That’s a good strategy generally, or so the productivity-boosting distraction genre tells me. But I combine that goal with summertime slowdown. If it’s a mailing from a subscription or newspaper digest, it will contain something I’d like to read, so I stop to read it before deleting. Or it’s a query from a student who needs my answer before moving on with his work. Or it’s a sale ad from one of my favorite shopping sites! You see how it all comes together?
You should have seen this one coming. All that shopping! There must be bills. But I’m actually just talking about the usual monthly bills.
In wintertime, I deal with bills efficiently, setting them on my desk after sorting the mail each evening, then paying them on the weekend when I sit down to pay bills. In the summer, when I have this sense of leisure, I see the bill on my desk and think, “I should pay that bill. It will only take a minute with online billpay. And I’m right here. And it’s right there.” And so I pay that bill before I get to work on the project that brought me to my desk in the first place.
I realize it’s sounding a bit like I’m a shopaholic, but I can assure you I’m not. I might be a bit of a sale-aholic, but I keep that compulsion suppressed during the fall, winter, and spring, when I’m far too busy to follow up on any sales and I rarely shop for anything. But summertime, oh summertime when there’s an illusion of space and time. Summertime, when I am easily distracted. And the distraction genres are there to get me.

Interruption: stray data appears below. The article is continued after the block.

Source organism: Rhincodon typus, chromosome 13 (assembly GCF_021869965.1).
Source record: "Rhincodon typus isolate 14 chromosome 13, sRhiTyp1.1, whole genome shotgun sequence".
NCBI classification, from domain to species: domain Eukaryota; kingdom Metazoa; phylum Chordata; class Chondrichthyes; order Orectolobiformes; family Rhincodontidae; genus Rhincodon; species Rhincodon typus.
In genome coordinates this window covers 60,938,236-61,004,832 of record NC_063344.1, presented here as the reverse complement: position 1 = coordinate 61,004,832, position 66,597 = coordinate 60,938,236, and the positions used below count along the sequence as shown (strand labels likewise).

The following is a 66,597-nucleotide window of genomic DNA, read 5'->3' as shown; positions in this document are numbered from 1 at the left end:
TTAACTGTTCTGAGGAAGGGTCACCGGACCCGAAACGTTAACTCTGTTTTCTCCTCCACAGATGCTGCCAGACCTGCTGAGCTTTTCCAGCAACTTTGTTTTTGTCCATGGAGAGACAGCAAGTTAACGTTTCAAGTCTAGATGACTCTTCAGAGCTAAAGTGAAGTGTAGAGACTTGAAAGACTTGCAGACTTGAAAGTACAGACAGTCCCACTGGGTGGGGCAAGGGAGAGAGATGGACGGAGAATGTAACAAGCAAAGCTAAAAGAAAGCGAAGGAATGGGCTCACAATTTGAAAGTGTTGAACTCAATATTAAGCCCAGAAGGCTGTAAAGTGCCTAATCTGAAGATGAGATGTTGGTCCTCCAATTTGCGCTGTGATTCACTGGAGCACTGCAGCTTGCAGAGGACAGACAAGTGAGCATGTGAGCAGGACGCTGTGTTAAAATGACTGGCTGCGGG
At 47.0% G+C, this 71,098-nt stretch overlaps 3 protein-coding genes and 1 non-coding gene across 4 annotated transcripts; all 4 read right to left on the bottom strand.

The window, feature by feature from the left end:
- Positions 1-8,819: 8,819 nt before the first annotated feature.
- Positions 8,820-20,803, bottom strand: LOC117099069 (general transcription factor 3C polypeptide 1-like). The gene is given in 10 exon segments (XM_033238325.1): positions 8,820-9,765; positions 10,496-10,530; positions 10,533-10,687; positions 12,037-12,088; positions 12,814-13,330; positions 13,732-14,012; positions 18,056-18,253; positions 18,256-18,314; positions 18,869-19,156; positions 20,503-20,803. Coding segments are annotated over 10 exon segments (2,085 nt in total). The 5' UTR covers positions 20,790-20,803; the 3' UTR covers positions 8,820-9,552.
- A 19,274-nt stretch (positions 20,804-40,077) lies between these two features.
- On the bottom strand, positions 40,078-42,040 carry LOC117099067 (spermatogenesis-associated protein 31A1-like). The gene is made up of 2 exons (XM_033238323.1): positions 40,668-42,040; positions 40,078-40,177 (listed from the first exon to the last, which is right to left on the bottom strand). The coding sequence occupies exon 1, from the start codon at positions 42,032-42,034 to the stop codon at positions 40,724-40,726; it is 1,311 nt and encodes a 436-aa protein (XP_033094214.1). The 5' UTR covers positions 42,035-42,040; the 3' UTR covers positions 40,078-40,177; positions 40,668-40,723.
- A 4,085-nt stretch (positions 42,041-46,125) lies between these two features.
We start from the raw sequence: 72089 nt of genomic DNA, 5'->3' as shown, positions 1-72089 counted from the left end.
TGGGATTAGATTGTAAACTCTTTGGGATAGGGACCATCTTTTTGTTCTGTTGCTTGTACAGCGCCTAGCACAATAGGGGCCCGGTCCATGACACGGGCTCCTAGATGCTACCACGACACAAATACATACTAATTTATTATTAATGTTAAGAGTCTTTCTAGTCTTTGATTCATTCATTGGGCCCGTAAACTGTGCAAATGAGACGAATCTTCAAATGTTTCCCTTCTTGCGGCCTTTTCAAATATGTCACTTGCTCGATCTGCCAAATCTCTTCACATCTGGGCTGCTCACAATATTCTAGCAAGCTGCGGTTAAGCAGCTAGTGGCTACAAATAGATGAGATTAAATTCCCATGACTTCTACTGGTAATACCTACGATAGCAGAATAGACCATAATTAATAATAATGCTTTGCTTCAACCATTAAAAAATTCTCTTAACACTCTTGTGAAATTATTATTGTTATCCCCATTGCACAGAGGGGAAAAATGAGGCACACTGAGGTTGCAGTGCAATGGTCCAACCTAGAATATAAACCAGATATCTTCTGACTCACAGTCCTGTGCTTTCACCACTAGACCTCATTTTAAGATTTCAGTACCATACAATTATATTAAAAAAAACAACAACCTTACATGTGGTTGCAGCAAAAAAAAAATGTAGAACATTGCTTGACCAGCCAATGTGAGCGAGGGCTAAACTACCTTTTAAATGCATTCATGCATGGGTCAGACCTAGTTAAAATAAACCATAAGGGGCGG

I’m beginning to suspect it’s all about efficiency. In the rest of the year, life is about getting things done, and getting done the things that most need to be done. So bills, emails, looking up stuff, social media, notifications, and yes, especially, sale ads—all those distraction genres wait until I have time, and for some of those—sale ads and social media and looking up stuff—I never have time.
They are distraction genres, after all, and I don’t have time to be distracted.
But summer is all about distraction. The days stretch longer, the light is brighter, people come and go on vacations, and we all have a hard time buckling down. Except for those whose work picks up big-time in the summer. I know some of you well, and your situation is different. For those of you I know, wintertime is when you most need distraction genres.
In those months, whether wintertime or summertime, the distraction genres are there for us, all of us, responding to our distracted situation, fitting our need for distraction, fulfilling the purpose of being a little less purposeful. Just for a little while, before our distraction genres go back to being a distraction from our efficiency, when we need to read those articles on
5 Ways to Boost Your Productivity
#1 Turn off notifications
#2 Ignore sale ads
BTW Notification: Amazon Prime Day has the Amazon Echo for $89.99 if you buy it through your Alexa voice ordering! Save $90!!
In the US, it’s a bit of a holiday weekend, with the 4th of July coming up, and it’s summertime for many of us, so I thought I’d lighten up a bit this week and talk music. Native American music and musicians. And their musical genres